Faith in Action

Major Don Tolhurst


a navy tailor at sea

Having enlisted in the Navy a day before his 17th birthday, Major Donald Tolhurst was much younger than most of the men on the USS Panamint, the Navy command ship that sailed out to sea from Hoboken, N.J., on November 22, 1944. But despite his age and youthful looks, he became among the most popular and beloved sailors on board, partly due to his assigned role of tailor.

“On my first day, I was given a pile of uniforms that all required gold braiding done on them, because of promotions the sailors had received,” said Tolhurst. The boat’s last tailor had neglected to finish the assignment, so Tolhurst, who had worked in tailor shops in his early teens, closed the door to his bunk and did all the gold braiding himself.

“When the sailors saw that I had finally gotten the work done, everyone knew me. I did any tailoring job they asked,” said Tolhurst, who was affectionately known as “Junior.”

His reputation as a Salvationist also made him stand out among the sailors. When the Panamint docked on beaches overseas, the men were given a stipend for four free cans of beer. Tolhurst, who didn’t drink, traded each beer for two cans of soda.

“When they needed someone for patrol duty in China, they wanted a sober sailor. That was when they called me,” said Tolhurst.

His time aboard the USS Panamint also gave Tolhurst an encounter with journalism history.  On the ship was Ernie Pyle, a Pulitzer Prize–winning American war correspondent. Despite Pyle’s popularity, Tolhurst remembers him as a humble man, who enjoyed socializing among the sailors. They gave him the nickname ‘G.I. Joe’, he recalls.

majordontolhurst_ins2“Ernie would have been welcome to stay in the higher ranking officers’ war room, drinking coffee, having a great time and being comfortable. But he wanted to be with regular guys like us,” said Tolhurst. He remembers preparing the uniform that Pyle died in on Ie Shima, an island off Okinawa on April 18, 1945.

A section dedicated to Pyle, including photos and newspaper clippings announcing his death, is in the first pages of an album chronicling Tolhurst’s time in the Navy. Tolhurst didn’t take any of the photos in his album; they were all done and developed by photographers on the ship, and given to him as gifts for his tailoring services. He has one of only four known pictures of the late journalist, lying on the ground, with a trickle of blood running down the side of his face. Pyle had been hit right under his helmet.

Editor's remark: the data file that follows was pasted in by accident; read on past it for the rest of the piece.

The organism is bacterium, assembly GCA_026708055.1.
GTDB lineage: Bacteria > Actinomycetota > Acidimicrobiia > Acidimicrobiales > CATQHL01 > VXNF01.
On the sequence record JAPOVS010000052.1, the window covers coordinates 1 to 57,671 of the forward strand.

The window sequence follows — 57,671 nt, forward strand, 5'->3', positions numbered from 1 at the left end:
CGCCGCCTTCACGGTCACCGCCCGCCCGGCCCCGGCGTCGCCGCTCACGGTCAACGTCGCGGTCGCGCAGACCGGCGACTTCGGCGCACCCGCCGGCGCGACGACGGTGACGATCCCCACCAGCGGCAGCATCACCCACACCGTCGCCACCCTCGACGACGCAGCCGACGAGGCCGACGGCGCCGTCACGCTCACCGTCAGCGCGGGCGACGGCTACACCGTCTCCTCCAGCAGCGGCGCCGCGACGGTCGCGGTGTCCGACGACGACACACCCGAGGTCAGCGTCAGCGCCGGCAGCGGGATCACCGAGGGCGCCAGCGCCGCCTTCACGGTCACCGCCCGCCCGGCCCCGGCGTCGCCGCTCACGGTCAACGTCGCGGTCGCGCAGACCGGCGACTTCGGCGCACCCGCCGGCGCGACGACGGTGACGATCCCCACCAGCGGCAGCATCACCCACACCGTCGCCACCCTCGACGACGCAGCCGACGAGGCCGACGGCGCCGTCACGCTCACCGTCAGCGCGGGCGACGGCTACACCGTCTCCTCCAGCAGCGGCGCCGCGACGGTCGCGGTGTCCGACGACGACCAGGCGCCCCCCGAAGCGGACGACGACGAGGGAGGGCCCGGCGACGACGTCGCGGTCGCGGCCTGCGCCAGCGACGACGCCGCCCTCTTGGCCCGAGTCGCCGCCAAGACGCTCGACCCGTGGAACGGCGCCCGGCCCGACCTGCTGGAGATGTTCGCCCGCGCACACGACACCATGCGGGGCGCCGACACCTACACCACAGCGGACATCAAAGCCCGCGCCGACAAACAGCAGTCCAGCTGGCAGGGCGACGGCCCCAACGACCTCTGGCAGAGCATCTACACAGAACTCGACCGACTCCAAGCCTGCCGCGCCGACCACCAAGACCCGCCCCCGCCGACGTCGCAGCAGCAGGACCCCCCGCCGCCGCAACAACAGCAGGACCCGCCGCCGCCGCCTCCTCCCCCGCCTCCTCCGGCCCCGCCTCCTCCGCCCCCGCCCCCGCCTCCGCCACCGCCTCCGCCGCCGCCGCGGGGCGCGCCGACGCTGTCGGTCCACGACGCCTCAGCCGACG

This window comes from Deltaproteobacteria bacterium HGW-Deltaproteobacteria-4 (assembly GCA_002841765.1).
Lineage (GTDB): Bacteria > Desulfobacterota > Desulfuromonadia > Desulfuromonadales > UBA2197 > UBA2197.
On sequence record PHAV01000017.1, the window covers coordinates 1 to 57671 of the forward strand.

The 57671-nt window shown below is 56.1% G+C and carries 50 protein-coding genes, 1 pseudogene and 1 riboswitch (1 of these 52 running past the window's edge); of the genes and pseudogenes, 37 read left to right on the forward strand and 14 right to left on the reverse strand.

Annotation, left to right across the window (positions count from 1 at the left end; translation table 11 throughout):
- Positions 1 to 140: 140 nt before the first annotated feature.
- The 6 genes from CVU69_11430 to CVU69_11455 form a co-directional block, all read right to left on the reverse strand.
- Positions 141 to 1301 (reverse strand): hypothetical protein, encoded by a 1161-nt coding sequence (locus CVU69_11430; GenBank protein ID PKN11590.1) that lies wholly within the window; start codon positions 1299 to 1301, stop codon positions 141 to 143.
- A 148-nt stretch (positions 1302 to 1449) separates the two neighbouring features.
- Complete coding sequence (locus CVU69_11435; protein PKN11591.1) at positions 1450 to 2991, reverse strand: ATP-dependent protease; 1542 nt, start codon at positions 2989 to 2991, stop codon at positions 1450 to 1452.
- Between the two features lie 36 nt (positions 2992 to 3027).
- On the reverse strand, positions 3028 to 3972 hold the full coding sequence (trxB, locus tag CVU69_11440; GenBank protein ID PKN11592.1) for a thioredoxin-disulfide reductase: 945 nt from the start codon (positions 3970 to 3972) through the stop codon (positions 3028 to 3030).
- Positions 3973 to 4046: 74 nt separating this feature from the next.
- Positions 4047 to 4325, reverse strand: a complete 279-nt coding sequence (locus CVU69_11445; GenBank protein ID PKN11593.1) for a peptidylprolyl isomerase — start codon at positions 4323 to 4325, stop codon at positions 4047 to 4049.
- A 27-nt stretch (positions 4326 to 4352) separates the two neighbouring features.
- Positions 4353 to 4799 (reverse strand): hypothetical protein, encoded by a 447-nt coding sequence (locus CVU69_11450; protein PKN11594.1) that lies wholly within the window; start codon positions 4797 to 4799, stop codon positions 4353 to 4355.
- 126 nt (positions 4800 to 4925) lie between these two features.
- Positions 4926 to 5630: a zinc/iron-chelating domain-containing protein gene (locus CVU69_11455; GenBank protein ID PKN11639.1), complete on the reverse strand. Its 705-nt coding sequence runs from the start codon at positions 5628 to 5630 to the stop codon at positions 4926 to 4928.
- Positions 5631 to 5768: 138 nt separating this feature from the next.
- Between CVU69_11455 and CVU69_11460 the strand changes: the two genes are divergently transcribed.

“He always mentioned that he was sick and tired of war, and his time with us would be the last time he would cover it. He wanted to go home, and he did. Ernie Pyle went home,” said Tolhurst.

Tolhurst himself found a part of home in every place he visited. In each stop, he made it a point to search out the local Salvation Army corps.

“The only place I couldn’t get to the Army was in Panama,” remembers Tolhurst. “I had found the building, and I could hear the singing coming from inside. Unfortunately, as I approached the building, MPs (military police) were blocking off the street.”

Major Don Tolhurst, now retired, resides in Asbury Park, N.J. He enjoys sharing stories about his time at sea, and in his album, Ernie Pyle is still the standout memory.

“I’m not sure what to do with this one,” says Tolhurst, looking over the photo of Pyle’s body lying on the ground. “I’ve been thinking of donating it to a communications or journalism museum. It’s a very special picture.”

by Hugo Bravo

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